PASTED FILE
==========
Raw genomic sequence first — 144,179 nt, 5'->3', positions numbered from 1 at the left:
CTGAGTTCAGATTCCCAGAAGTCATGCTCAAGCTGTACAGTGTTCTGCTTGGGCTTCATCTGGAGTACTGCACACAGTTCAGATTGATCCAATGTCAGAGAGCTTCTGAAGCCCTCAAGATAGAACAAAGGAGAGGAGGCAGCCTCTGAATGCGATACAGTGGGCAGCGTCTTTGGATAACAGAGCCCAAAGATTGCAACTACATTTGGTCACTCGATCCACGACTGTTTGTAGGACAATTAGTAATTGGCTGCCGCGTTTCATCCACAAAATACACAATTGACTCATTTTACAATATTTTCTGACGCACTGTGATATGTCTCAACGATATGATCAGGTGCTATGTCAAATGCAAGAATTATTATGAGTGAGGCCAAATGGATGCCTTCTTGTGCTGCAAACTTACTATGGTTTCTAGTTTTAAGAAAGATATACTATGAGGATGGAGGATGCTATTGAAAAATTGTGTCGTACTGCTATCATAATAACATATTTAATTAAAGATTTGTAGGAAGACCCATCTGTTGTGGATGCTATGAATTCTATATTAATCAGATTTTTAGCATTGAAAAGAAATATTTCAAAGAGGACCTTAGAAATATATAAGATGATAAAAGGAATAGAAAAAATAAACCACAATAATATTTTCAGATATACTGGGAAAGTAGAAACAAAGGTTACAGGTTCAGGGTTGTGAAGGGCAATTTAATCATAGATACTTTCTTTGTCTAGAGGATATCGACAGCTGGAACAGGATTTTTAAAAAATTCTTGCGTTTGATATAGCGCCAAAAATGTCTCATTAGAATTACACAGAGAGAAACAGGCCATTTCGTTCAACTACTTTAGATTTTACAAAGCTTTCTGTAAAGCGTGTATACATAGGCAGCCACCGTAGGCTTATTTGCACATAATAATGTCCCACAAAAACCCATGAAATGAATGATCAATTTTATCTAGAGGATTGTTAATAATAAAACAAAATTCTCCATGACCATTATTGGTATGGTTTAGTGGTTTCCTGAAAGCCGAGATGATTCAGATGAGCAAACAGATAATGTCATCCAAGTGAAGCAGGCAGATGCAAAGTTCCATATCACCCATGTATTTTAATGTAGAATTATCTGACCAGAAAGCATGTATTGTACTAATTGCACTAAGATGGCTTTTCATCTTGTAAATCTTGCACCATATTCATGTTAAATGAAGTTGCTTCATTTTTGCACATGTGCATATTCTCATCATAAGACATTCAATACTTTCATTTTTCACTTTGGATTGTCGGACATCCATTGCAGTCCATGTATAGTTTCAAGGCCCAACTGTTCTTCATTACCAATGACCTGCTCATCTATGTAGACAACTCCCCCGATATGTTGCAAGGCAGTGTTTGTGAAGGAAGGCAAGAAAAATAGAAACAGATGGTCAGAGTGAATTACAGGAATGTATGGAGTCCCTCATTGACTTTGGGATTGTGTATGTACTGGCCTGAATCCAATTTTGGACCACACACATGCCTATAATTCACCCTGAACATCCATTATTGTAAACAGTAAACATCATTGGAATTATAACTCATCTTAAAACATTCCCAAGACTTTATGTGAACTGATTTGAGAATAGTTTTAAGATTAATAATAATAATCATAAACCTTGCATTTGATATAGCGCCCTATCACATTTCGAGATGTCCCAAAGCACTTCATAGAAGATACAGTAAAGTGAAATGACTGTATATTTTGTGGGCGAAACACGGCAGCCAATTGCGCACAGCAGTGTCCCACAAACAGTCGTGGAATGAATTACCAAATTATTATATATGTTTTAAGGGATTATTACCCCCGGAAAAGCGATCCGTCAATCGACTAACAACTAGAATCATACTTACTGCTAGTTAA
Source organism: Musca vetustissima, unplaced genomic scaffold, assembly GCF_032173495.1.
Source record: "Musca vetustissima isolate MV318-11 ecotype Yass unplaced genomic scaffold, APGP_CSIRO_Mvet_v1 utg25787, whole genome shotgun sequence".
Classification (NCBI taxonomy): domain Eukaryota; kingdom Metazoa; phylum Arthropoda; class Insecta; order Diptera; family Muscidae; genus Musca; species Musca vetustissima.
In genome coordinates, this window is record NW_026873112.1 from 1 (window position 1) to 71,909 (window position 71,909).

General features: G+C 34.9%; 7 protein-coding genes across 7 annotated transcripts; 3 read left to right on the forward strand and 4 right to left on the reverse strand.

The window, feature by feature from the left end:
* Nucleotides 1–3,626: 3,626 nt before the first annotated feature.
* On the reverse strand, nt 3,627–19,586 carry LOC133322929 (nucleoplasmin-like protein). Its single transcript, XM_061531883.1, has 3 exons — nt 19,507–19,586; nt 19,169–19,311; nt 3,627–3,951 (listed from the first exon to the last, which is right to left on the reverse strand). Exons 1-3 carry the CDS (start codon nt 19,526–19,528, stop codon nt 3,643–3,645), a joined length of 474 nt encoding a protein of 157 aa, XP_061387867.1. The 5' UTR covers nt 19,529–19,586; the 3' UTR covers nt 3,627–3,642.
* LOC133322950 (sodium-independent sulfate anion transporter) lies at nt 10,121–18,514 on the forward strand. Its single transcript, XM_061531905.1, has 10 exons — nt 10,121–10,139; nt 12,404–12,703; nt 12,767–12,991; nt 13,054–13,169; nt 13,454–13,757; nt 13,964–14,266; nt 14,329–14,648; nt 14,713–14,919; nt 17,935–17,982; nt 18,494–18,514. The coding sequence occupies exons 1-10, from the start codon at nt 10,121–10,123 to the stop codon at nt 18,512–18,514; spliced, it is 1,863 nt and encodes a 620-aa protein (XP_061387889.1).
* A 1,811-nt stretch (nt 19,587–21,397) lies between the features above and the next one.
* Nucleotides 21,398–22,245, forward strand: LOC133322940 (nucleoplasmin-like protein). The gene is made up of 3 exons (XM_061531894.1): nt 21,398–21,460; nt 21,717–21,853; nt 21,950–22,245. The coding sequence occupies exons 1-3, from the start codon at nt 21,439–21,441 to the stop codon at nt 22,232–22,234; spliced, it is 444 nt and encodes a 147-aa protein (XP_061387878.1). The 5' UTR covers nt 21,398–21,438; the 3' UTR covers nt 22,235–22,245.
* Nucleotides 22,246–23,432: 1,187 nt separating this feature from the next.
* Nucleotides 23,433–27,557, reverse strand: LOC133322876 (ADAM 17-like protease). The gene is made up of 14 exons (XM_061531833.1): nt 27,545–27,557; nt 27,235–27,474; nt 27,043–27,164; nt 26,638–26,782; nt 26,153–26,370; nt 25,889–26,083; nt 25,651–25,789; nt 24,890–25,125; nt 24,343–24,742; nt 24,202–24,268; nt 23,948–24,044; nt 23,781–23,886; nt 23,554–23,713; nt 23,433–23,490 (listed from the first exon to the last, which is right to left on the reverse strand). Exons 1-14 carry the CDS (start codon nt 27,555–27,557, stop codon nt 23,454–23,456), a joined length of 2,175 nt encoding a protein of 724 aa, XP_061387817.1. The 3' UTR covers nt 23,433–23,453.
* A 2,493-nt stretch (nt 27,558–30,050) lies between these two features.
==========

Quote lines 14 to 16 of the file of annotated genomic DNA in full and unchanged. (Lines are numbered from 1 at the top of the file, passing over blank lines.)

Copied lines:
* Nucleotides 22,246–23,432: 1,187 nt separating this feature from the next.
* Nucleotides 23,433–27,557, reverse strand: LOC133322876 (ADAM 17-like protease). The gene is made up of 14 exons (XM_061531833.1): nt 27,545–27,557; nt 27,235–27,474; nt 27,043–27,164; nt 26,638–26,782; nt 26,153–26,370; nt 25,889–26,083; nt 25,651–25,789; nt 24,890–25,125; nt 24,343–24,742; nt 24,202–24,268; nt 23,948–24,044; nt 23,781–23,886; nt 23,554–23,713; nt 23,433–23,490 (listed from the first exon to the last, which is right to left on the reverse strand). Exons 1-14 carry the CDS (start codon nt 27,555–27,557, stop codon nt 23,454–23,456), a joined length of 2,175 nt encoding a protein of 724 aa, XP_061387817.1. The 3' UTR covers nt 23,433–23,453.
* A 2,493-nt stretch (nt 27,558–30,050) lies between these two features.